Bobby Knight Dead at 83

Bobby Knight Dead at 83

( – Hoosiers basketball coach Bobby Knight, who led Indiana University to three NCAA titles during his tenure, died on November 1 at the age of 83. He was at home in Bloomington, Indiana, with his loved ones.

During his 29 years coaching at Indiana, Knight won three national titles and reached five Final Fours. In 1965, he became the Army’s head coach, and from 1971 to 2000, he led the Hoosiers. From 2001 until 2008, he led Texas Tech as head coach.

His loved ones have expressed their appreciation for the outpouring of support and have asked that their privacy be respected in the meantime. He was a cherished husband, father, friend, and coach, and his memory will go on in perpetuity.

Both the basketball and college basketball halls of fame have honored Knight. He entered the former in 1991 and the latter in 2006.

Knight’s off-court antics, including the infamous chair-throwing incident, attracted as much attention as his on-court successes.

After repeated violent confrontations, which the school deemed inappropriate behavior, he refused to resign and was dismissed in 2000. In 2020, he came back for a celebration in his honor and was met with thunderous applause.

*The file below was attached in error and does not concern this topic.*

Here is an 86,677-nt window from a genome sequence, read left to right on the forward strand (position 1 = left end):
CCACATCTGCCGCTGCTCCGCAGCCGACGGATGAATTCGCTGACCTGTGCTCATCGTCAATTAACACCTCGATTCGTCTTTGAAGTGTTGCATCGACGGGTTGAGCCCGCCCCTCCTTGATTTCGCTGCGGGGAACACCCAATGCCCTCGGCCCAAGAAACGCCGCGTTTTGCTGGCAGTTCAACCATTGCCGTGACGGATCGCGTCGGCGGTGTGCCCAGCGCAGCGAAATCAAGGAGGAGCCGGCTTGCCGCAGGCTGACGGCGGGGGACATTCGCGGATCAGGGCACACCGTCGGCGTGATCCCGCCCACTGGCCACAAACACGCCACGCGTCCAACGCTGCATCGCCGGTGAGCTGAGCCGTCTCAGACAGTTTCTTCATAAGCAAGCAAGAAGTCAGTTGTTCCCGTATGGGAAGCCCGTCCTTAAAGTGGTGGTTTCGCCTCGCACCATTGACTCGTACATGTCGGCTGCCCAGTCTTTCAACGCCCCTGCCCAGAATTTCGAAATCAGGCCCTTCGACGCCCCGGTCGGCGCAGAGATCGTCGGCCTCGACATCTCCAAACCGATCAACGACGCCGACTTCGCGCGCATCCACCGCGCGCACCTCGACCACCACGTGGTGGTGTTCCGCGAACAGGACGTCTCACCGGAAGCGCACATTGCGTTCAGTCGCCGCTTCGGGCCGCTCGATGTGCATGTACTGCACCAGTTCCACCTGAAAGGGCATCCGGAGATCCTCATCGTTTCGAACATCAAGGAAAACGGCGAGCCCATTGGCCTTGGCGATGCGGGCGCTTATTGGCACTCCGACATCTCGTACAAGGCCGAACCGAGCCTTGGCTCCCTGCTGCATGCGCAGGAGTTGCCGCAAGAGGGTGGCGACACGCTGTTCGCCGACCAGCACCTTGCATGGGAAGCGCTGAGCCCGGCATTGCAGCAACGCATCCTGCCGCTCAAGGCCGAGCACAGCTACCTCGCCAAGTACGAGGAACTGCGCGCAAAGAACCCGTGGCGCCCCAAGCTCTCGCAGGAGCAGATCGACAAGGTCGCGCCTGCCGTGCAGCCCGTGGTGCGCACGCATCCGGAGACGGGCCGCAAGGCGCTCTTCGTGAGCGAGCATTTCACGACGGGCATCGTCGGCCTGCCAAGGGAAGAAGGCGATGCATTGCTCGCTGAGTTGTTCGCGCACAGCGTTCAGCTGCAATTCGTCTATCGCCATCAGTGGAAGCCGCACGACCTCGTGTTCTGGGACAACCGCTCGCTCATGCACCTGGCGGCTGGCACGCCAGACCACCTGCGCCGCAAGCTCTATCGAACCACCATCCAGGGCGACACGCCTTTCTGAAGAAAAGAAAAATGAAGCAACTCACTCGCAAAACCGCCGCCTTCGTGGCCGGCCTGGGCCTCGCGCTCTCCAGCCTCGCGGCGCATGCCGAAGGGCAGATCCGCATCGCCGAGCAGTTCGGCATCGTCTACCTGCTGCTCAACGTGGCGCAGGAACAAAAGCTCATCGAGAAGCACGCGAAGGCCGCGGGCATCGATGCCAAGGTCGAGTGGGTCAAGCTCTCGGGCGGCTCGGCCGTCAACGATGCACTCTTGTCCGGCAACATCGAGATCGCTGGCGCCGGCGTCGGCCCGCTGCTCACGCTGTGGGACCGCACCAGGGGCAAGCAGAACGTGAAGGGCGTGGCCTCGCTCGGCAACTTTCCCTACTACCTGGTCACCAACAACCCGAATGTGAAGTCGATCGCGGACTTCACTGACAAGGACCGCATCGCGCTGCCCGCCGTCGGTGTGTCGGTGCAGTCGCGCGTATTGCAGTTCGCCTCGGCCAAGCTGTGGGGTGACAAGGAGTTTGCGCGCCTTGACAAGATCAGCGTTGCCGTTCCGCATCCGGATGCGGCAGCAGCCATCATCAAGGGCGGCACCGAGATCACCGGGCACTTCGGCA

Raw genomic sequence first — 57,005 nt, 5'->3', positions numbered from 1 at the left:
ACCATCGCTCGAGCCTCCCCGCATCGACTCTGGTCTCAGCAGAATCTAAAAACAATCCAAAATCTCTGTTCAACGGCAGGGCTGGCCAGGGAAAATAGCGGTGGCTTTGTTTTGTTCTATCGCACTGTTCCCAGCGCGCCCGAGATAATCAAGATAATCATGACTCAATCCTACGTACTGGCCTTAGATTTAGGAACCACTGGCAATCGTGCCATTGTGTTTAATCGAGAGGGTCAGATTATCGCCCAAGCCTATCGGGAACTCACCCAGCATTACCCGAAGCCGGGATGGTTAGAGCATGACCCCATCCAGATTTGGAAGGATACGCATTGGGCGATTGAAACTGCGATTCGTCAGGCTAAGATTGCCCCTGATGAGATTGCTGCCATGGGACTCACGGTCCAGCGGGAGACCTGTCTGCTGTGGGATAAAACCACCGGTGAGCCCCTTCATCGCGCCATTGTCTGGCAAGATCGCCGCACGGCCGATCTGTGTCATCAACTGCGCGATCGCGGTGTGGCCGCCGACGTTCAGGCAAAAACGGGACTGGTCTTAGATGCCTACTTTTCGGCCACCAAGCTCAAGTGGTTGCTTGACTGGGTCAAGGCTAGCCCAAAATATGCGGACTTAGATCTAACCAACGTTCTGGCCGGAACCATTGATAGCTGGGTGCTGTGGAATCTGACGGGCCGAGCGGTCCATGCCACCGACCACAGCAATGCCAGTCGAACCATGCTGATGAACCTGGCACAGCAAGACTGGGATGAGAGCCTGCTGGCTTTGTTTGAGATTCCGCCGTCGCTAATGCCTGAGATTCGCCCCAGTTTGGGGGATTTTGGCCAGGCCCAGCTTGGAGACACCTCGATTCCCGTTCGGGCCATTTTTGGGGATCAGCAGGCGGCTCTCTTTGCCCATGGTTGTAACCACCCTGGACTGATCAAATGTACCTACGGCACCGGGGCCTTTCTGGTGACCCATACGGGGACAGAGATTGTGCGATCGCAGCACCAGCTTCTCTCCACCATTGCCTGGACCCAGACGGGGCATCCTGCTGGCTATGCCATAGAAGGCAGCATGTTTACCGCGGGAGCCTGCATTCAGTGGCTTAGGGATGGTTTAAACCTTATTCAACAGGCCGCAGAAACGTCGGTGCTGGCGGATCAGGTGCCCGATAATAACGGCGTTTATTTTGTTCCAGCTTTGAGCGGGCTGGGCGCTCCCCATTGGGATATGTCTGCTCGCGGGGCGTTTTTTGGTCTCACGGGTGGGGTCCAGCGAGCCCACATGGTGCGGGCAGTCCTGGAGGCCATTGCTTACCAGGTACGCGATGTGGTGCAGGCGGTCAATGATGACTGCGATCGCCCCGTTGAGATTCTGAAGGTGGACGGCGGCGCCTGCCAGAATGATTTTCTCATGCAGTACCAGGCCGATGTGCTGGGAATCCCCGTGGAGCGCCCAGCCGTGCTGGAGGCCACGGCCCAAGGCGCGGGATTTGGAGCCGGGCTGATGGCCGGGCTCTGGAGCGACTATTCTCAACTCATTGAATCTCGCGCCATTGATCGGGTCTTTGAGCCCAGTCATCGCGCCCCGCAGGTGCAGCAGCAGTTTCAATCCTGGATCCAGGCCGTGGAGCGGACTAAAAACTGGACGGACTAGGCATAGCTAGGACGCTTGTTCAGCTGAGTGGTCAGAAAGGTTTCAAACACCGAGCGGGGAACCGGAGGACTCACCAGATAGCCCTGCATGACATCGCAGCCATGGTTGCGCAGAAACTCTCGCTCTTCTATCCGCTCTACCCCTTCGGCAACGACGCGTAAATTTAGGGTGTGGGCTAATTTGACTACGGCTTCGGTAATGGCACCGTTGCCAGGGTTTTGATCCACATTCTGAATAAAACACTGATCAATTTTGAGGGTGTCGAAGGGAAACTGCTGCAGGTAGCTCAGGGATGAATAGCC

Knight’s greatest success came as a coach on the court. His 902 victories out of 1,273 total games coached rank him sixth all-time among coaches in Division I’s history of men’s collegiate basketball.

During his twenty-nine years at Indiana, Knight made it to the NCAA tournament twenty-four times and won an Olympic gold medal in Los Angeles as coach of the United States team in 1984.

While playing at Ohio State, Knight helped the Buckeyes to a national title in 1960. In addition to Joe B. Hall and Dean Smith, he shared the honor of playing for and also coaching a national championship. He is the only coach in history to win the National Invitation Tournament, the Pan American Games, the national championship, and the Olympic gold medal in basketball.

Following his coaching career, Knight worked as a commentator on ESPN from 2008 until 2015.

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